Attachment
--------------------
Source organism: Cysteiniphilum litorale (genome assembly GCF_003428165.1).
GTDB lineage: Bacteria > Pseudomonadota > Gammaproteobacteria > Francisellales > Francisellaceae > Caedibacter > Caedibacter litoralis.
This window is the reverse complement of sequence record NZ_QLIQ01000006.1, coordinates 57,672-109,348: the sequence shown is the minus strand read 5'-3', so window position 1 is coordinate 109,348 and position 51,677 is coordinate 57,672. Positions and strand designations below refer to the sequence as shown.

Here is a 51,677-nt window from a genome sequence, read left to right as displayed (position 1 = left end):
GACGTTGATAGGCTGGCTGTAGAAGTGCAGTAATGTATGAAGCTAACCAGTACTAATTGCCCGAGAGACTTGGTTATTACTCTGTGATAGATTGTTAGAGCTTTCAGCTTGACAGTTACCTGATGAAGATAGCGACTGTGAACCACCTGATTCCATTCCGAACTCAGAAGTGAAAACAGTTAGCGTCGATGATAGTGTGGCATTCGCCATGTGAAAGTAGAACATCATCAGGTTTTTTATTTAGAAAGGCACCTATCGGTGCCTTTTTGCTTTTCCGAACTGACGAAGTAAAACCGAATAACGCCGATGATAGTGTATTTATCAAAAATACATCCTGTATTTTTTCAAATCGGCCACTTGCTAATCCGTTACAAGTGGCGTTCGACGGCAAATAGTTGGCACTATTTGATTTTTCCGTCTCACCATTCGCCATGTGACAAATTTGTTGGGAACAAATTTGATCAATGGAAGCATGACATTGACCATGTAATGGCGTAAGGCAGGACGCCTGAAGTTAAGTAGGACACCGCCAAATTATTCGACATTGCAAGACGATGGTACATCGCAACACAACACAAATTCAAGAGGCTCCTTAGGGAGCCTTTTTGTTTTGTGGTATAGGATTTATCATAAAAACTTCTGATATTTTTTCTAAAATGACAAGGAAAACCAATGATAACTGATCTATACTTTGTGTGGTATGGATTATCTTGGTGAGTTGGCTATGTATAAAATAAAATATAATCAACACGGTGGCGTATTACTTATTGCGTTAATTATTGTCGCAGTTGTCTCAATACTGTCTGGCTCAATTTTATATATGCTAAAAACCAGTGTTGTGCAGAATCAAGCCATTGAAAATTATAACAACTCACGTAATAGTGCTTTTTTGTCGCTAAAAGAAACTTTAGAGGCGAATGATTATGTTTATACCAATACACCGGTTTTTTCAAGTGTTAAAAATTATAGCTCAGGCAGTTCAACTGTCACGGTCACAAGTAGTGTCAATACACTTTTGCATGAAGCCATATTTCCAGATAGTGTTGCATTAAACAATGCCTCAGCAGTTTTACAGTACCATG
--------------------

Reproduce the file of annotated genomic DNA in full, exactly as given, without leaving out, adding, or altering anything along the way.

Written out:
Source organism: Cysteiniphilum litorale (genome assembly GCF_003428165.1).
GTDB lineage: Bacteria > Pseudomonadota > Gammaproteobacteria > Francisellales > Francisellaceae > Caedibacter > Caedibacter litoralis.
This window is the reverse complement of sequence record NZ_QLIQ01000006.1, coordinates 57,672-109,348: the sequence shown is the minus strand read 5'-3', so window position 1 is coordinate 109,348 and position 51,677 is coordinate 57,672. Positions and strand designations below refer to the sequence as shown.

Here is a 51,677-nt window from a genome sequence, read left to right as displayed (position 1 = left end):
GACGTTGATAGGCTGGCTGTAGAAGTGCAGTAATGTATGAAGCTAACCAGTACTAATTGCCCGAGAGACTTGGTTATTACTCTGTGATAGATTGTTAGAGCTTTCAGCTTGACAGTTACCTGATGAAGATAGCGACTGTGAACCACCTGATTCCATTCCGAACTCAGAAGTGAAAACAGTTAGCGTCGATGATAGTGTGGCATTCGCCATGTGAAAGTAGAACATCATCAGGTTTTTTATTTAGAAAGGCACCTATCGGTGCCTTTTTGCTTTTCCGAACTGACGAAGTAAAACCGAATAACGCCGATGATAGTGTATTTATCAAAAATACATCCTGTATTTTTTCAAATCGGCCACTTGCTAATCCGTTACAAGTGGCGTTCGACGGCAAATAGTTGGCACTATTTGATTTTTCCGTCTCACCATTCGCCATGTGACAAATTTGTTGGGAACAAATTTGATCAATGGAAGCATGACATTGACCATGTAATGGCGTAAGGCAGGACGCCTGAAGTTAAGTAGGACACCGCCAAATTATTCGACATTGCAAGACGATGGTACATCGCAACACAACACAAATTCAAGAGGCTCCTTAGGGAGCCTTTTTGTTTTGTGGTATAGGATTTATCATAAAAACTTCTGATATTTTTTCTAAAATGACAAGGAAAACCAATGATAACTGATCTATACTTTGTGTGGTATGGATTATCTTGGTGAGTTGGCTATGTATAAAATAAAATATAATCAACACGGTGGCGTATTACTTATTGCGTTAATTATTGTCGCAGTTGTCTCAATACTGTCTGGCTCAATTTTATATATGCTAAAAACCAGTGTTGTGCAGAATCAAGCCATTGAAAATTATAACAACTCACGTAATAGTGCTTTTTTGTCGCTAAAAGAAACTTTAGAGGCGAATGATTATGTTTATACCAATACACCGGTTTTTTCAAGTGTTAAAAATTATAGCTCAGGCAGTTCAACTGTCACGGTCACAAGTAGTGTCAATACACTTTTGCATGAAGCCATATTTCCAGATAGTGTTGCATTAAACAATGCCTCAGCAGTTTTACAGTACCATG